Energy harvesting or the process of acquiring energy from the surrounding environment has been a persistent human endeavor throughout history, e.g. the use of watermills in ancient Greece, and sailboats by Phoenicians and Egyptians, circa 4000 B.C. These days there is an increasing interest in harvesting energy at much smaller scales for use in embedded systems. For these applications the power requirements are of a very small scale, e.g. less than 100 mW.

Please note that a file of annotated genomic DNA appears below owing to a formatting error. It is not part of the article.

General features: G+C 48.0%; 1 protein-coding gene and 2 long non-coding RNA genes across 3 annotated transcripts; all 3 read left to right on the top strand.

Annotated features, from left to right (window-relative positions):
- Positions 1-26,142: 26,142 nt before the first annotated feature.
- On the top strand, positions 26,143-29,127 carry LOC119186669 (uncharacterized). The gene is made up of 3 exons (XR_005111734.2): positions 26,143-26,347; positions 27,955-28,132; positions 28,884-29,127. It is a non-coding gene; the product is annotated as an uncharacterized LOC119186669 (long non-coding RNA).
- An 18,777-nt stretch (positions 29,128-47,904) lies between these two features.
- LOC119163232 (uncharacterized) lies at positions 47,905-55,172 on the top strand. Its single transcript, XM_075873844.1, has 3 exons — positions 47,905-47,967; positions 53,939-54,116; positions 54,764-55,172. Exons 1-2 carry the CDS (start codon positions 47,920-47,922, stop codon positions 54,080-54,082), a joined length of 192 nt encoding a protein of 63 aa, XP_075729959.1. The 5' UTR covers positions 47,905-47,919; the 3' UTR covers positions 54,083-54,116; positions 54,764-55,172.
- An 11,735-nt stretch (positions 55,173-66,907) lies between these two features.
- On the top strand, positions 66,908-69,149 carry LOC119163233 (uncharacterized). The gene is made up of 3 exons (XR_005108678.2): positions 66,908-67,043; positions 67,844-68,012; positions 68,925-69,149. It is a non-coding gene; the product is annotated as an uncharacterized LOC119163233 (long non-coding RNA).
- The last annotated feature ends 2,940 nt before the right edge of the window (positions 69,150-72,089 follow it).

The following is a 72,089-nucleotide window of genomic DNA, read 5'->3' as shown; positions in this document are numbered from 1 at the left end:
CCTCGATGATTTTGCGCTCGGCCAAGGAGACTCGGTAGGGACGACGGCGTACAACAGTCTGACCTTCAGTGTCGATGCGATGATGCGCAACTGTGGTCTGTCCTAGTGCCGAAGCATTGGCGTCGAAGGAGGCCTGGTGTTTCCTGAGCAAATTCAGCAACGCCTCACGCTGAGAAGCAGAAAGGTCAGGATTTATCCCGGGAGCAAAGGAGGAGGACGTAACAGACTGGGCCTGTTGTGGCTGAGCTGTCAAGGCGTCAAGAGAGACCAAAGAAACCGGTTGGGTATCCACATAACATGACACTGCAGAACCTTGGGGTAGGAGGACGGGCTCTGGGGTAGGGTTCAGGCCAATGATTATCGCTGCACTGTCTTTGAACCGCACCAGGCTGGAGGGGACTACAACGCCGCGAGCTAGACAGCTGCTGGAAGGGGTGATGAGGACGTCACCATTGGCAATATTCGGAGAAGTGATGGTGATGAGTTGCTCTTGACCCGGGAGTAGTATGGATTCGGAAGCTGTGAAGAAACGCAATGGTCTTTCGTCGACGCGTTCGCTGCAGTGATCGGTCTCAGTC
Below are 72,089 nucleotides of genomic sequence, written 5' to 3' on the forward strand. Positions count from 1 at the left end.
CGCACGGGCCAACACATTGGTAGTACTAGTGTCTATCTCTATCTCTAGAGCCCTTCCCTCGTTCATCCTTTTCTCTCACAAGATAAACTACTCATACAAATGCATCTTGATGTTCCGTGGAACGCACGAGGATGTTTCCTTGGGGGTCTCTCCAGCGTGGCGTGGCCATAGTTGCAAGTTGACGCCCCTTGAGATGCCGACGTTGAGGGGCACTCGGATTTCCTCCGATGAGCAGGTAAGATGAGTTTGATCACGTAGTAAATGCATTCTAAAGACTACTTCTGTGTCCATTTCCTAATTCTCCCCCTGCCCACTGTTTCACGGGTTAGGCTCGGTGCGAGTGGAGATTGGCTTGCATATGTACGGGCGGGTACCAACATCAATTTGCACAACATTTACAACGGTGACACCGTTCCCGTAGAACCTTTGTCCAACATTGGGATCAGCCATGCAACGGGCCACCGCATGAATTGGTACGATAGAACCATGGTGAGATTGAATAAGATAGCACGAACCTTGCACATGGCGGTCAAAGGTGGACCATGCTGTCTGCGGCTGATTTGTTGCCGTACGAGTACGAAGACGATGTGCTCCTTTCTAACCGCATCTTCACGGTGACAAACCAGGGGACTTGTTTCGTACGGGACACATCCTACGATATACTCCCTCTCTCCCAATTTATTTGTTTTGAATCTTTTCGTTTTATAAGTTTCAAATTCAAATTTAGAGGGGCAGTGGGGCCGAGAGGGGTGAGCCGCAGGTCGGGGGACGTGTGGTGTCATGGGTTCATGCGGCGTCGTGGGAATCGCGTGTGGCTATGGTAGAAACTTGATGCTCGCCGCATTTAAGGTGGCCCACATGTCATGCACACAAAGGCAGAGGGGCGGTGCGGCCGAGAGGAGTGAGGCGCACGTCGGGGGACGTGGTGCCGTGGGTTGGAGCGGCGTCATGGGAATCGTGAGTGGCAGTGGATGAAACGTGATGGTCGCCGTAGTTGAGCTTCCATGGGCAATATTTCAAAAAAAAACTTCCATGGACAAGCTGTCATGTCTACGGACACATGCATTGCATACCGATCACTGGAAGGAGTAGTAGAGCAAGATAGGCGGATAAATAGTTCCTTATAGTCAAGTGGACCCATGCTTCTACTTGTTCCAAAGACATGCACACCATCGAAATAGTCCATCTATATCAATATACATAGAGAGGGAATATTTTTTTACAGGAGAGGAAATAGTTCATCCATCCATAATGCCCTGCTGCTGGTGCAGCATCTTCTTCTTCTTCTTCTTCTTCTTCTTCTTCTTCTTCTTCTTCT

The project deals with the production and storing of electrical energy from the wheels of the vehicles.The project idea is working whether the vehicle is in the rest state or at the running state.The harvesting of the electrical energy from this technique is carried out by the cantiliver technology which is the placing of the piezoelectric materials between the wheel and the rim of the vehicle and the followed storing of the electrical energy on a rechargable battery. These days there is an increasing interest to harvest energy at a much smaller scale, i.e. energy scavenging. For applications such as the ones found in many embedded systems the power requirements are often small (less than 100 mW). Piezoelectric materials are great candidates for energy scavenging using vibrations from the surrounding environment, e.g. vibrations generated by the traffic through bridges, or the motions of people as they walk. Piezoelectric materials become electrically polarized when subjected to mechanical strain and the degree of polarization is proportional to the applied strain.

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